(Jonas Karlsbakk/Barents Observer, 19 March 2012) -- In eight years the number of inhabitants in the Murmansk Region has decreased by 97,000 people. Depopulation due to young people who migrate south is a huge problem for Murmansk region, says Igor Chernyshenko in Murmansk Regional Duma. Today the number of inhabitants in Murmansk Oblast is 795,000 people, which is an 11 percent decline over the last eight years. However, if we look at the population decline since the collapse of the Soviet Union, the population has dropped from 1.2 million inhabitants in the late 1980s. According to Chernichenko there is nothing that indicate that the situation is about to change. "In the Soviet Union there were a lot of extra benefits for people living in the north. The wages were higher and we had an extra week of holiday. The benefits are now gone and the wages are the same as elsewhere in Russia," says Chernyshenko. With loss of benefits there has been a huge migration southwards, which also is the main reason for the population decline. Of the overall population decline, 84 percent is due to migration. The Murmansk region is also highly urbanized, with 93 percent of the people living in urban areas. Chernyshenko says that of the 795,000 people living in Murmansk Oblast, 243,000 people are senior citizens. The growing population of senior citizens has become a big challenge for Murmansk, as the main groups of people who migrate are young people. "When young people can have the same annual salary in more southern and central parts of Russia, they see no reason to stay in the cold Murmansk climate any more. So they move."
Posted 20 March 2012; 12:10:50 AM. Permalink
(Evgeniya Chaykovskaya/ The Moscow News, 15 March 2012) -- The Russia Academy of Sciences plans to clone a mammoth. The extinct mammal will be cloned by Japanese Kinki University, where scientists have been working on cloning pre-historic animals for 15 years, Interfax reported. The scientists could use Indian elephants as a basis instead of African, because their DNA is the closest to mammoths. The cloning will not be done by notorious South Korean geneticist Hwang Woo-suk, as was previously reported. Hwang Woo-suk was disgraced in the mid-2000s after it was found that he fabricated results of numerous experiments that were later published. Hwang Woo-suk has signed a contract with the North-Eastern Federal University, but only for studying the mammoth, and is unlikely to work on the mammoth cloning, the Siberian branch of science academy announced. The academy of sciences denied that the biological materials for cloning have already been sent abroad, arguing that there were a lot of formalities to take care of first. It will be sent to Kinki University no sooner that autumn. The remains of baby mammoth Yuka were discovered by hunters in the summer of 2010 on the shore of the Laptev Sea in Yakutia, close to Yukagir village (that gave the name to the mammoth). At the moment, the perfectly-preserved remains of the 200-kilogramm animal are stored in a local institute. Two more remains were found next to Yuka – a bison and a horse. The world’s leading palaeontologists examined the remains between Feb. 27 and March 2, and determined the animals’ gender, approximate age, and how long ago they lived. The baby mammoth Yuka was a female, up to 160 cm tall, and was four to five years old. The ancient bison was a four-year-old male, and the horse a five-to-six year old female. The baby mammoth spent 9,000 to 10,000 years in the ground, while the bison and the horse – 3,000 to 4,000. Scientists established that Yuka and the horse were killed by cave lions.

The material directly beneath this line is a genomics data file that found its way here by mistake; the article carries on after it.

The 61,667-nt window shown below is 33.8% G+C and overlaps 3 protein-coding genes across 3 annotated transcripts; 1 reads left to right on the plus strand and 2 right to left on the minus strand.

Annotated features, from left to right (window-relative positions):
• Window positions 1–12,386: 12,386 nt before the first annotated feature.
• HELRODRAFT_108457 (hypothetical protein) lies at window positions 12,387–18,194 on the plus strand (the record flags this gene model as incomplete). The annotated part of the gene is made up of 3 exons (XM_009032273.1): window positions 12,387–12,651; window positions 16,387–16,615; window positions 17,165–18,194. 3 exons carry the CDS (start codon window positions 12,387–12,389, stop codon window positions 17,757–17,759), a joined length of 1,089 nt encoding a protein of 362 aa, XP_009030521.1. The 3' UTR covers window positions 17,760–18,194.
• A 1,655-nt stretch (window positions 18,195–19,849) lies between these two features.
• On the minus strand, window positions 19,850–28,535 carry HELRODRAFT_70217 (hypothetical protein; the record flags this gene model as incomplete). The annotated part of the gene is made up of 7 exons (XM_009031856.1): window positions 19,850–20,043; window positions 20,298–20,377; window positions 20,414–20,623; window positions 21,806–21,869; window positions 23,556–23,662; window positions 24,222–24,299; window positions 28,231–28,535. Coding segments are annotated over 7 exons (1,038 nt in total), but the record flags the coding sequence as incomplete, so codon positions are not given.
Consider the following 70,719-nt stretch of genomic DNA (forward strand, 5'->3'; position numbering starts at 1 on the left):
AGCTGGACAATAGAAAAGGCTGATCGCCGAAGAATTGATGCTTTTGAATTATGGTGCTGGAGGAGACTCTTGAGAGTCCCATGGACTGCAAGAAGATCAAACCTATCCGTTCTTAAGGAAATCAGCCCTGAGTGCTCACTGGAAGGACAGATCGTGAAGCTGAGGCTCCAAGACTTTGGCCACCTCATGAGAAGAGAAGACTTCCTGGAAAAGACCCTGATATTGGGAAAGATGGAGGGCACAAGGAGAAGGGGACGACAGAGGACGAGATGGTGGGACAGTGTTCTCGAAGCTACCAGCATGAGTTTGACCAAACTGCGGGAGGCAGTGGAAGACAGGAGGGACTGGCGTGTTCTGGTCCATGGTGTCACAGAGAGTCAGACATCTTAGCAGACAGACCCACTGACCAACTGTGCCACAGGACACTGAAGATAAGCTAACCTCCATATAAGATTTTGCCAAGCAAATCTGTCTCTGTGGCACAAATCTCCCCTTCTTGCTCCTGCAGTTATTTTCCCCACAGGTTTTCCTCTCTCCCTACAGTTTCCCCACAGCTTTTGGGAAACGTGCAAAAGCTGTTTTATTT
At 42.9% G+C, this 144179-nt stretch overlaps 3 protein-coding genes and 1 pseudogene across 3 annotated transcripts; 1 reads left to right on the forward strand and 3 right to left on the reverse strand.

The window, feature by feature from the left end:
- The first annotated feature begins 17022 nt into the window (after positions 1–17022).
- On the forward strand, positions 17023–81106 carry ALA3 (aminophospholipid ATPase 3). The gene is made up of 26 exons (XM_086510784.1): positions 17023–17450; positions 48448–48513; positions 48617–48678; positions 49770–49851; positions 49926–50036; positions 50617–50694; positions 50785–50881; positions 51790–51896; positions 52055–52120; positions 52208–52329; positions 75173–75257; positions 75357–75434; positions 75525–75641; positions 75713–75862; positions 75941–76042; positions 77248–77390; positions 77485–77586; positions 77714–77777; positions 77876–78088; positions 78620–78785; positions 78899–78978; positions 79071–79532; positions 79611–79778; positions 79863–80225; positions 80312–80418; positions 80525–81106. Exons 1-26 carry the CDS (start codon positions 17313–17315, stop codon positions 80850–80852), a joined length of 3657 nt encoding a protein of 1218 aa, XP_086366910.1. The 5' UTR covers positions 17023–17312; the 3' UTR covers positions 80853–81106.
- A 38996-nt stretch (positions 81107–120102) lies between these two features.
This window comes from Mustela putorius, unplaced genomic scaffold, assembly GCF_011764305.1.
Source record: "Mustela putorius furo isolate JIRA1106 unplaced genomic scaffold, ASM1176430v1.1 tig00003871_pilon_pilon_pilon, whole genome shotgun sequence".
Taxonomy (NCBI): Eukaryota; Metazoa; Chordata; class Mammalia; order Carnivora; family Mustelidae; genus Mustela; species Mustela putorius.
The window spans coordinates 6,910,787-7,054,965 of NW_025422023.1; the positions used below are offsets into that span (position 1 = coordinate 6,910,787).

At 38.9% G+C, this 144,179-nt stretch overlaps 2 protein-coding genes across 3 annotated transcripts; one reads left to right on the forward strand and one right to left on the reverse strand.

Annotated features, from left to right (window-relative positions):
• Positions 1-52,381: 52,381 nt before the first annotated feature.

Posted 20 March 2012; 12:02:24 AM. Permalink